6. The method of claim 1 , wherein said treated cannabis crop exhibits an increase in concentration of at least one of cannabinoids, nitrogenous compounds, amino acids, proteins, enzymes, glycoproteins, sugars, hydrocarbons, alcohols, aldehydes, ketones, acids, fatty acids, esters, lactones, steroids, terpenoids, non-cannabinoid phenols, flavonoids, vitamins, pigments and elements relative to the untreated cannabis crop.

7. The method of claim 1, wherein said treated cannabis crop has an increased Brix degree in a range of 5% to 75% relative to the untreated cannabis crop.

8. A method of growing cannabis comprising: applying an activated composition to an untreated cannabis crop, wherein said activated composition comprises an amount of photoacoustic energy deposited therein in a range of 0.05 to 5 milliwatt-minutes per liter; and

wherein, after said application, at least one of a plurality of cannabinoids constituents of said treated cannabis crop has an increased amount in a range of greater than 5% relative to the untreated cannabis crop.

9. The method of claim 8, further comprising:

forming an unactivated composition; and

applying to said unactivated composition a plurality of ultra-rapid impulses of modulated laser light, said ultra-rapid impulses being defined as impulses with molecular traverse rates on the order of 100 nanoseconds to 0.01 femtoseconds.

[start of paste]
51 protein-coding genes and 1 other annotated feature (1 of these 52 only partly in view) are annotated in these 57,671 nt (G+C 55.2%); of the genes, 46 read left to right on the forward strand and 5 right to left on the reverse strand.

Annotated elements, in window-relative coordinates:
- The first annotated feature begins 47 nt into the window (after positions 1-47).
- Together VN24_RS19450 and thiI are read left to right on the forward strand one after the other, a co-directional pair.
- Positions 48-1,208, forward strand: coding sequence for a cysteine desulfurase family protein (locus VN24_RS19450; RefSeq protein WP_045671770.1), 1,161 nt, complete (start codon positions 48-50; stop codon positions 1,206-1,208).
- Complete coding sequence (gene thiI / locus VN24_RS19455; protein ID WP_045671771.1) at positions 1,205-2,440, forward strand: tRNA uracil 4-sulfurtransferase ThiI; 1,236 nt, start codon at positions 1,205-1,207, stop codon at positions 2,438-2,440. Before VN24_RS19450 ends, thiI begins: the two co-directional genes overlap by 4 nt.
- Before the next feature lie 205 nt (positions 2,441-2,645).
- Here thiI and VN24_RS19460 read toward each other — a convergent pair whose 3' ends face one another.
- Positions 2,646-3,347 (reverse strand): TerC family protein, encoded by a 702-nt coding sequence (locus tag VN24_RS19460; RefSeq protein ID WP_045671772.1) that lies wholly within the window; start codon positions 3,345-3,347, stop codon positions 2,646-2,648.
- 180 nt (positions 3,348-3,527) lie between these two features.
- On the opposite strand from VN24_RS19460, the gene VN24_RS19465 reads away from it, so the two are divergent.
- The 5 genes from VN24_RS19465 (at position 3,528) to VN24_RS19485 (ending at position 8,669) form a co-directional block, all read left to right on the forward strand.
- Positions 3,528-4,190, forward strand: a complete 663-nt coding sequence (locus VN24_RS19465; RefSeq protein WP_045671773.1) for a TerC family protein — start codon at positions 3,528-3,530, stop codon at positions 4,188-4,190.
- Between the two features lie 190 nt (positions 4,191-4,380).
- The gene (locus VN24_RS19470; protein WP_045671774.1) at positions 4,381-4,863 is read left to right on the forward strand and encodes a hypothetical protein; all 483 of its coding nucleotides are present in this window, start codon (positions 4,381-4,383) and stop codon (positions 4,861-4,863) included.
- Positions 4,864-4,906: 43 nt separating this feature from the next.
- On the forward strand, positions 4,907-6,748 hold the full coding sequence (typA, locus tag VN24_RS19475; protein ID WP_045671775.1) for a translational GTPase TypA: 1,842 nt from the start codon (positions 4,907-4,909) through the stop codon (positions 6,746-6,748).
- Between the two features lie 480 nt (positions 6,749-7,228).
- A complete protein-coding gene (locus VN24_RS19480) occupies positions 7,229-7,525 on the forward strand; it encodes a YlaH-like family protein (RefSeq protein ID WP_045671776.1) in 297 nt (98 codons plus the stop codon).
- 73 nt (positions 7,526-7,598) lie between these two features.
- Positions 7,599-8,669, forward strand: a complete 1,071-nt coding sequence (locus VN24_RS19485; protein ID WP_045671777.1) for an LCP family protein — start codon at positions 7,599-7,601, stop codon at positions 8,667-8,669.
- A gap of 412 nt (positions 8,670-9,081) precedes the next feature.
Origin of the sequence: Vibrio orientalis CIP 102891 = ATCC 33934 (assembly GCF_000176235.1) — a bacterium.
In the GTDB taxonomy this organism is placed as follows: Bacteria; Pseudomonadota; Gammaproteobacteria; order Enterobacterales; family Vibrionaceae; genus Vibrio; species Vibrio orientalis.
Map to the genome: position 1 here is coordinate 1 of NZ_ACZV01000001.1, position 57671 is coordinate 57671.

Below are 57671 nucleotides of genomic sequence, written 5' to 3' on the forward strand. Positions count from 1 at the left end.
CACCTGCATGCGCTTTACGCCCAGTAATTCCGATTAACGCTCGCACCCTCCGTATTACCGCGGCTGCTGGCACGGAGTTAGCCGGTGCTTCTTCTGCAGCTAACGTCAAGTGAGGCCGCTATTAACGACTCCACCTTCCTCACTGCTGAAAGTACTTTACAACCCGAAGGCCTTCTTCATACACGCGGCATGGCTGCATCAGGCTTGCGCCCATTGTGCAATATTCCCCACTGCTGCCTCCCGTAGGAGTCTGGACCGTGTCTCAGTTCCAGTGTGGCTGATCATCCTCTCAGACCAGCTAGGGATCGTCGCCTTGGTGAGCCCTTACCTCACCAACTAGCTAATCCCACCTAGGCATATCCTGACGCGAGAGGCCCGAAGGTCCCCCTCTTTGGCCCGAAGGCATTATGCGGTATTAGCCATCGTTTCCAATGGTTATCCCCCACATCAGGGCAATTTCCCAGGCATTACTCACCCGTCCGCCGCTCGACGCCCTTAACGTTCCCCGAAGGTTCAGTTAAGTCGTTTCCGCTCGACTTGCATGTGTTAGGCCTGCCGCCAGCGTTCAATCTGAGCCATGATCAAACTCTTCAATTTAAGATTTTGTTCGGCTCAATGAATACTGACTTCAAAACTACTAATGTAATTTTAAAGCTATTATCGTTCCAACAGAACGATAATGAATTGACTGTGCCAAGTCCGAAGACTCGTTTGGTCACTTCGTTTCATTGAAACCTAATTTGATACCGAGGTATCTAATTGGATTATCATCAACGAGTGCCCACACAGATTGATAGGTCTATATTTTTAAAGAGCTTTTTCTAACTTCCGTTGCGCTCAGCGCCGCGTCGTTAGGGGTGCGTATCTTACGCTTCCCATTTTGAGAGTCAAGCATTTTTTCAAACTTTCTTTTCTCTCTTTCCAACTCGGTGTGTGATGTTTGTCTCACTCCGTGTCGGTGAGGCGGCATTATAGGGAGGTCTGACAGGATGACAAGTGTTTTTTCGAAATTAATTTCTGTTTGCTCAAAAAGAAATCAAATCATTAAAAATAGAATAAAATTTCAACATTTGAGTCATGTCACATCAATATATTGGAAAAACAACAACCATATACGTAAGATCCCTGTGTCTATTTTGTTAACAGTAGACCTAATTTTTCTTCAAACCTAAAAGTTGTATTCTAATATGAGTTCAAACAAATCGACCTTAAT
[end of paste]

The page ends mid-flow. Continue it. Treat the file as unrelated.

10. The method of claim 9, wherein said unactivated composition is water.

11. The method of claim 9, wherein said unactivated composition is a dry nutrient mix.

12. The method of claim 9, wherein said unactivated composition is a liquid nutrient solution.

13. The method of claim 8, wherein said plurality of cannabinoids constituents comprise at least one of cannabigerolic acid, cannabigerol, cannabichromene, cannabidiolic acid, cannabidiol, and cannabinol.

14. The method of claim 8, wherein said treated cannabis crop has an increased Brix degree in a range of greater than 5% relative to the untreated cannabis crop.

15. A method of growing cannabis comprising: applying an activated composition to an untreated cannabis crop, wherein said activated composition comprises an amount of photoacoustic energy deposited therein in a range of 0.05 to 5 milliwatt-minutes per liter; and

wherein, after said application, at least one of a plurality of terpene constituents of said treated cannabis crop is increased by an amount in a range of greater than 5% relative to the untreated cannabis crop.

16. The method of claim 15, further comprising:

forming an unactivated composition; and

applying to said unactivated composition a plurality of ultra-rapid impulses of modulated laser light, said ultra-rapid impulses being defined as impulses with molecular traverse rates on the order of 100 nanoseconds to 0.01 femtoseconds.

17. The method of claim 16, wherein said unactivated composition is water.

18. The method of claim 16, wherein said unactivated composition is a dry nutrient mix.